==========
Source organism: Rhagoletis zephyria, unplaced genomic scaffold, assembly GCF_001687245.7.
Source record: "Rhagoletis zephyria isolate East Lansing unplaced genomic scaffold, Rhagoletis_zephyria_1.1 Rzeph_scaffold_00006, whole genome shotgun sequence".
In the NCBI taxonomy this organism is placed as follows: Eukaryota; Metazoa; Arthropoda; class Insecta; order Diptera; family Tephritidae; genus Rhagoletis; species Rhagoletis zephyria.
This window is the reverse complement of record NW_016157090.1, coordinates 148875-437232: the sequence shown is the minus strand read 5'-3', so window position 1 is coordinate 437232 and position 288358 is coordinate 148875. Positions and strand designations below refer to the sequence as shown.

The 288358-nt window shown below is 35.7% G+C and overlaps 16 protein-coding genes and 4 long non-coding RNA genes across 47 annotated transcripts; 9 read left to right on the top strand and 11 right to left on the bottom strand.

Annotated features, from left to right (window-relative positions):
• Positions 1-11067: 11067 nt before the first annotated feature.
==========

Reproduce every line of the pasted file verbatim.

Source organism: Rhagoletis zephyria, unplaced genomic scaffold, assembly GCF_001687245.7.
Source record: "Rhagoletis zephyria isolate East Lansing unplaced genomic scaffold, Rhagoletis_zephyria_1.1 Rzeph_scaffold_00006, whole genome shotgun sequence".
In the NCBI taxonomy this organism is placed as follows: Eukaryota; Metazoa; Arthropoda; class Insecta; order Diptera; family Tephritidae; genus Rhagoletis; species Rhagoletis zephyria.
This window is the reverse complement of record NW_016157090.1, coordinates 148875-437232: the sequence shown is the minus strand read 5'-3', so window position 1 is coordinate 437232 and position 288358 is coordinate 148875. Positions and strand designations below refer to the sequence as shown.

The 288358-nt window shown below is 35.7% G+C and overlaps 16 protein-coding genes and 4 long non-coding RNA genes across 47 annotated transcripts; 9 read left to right on the top strand and 11 right to left on the bottom strand.

Annotated features, from left to right (window-relative positions):
• Positions 1-11067: 11067 nt before the first annotated feature.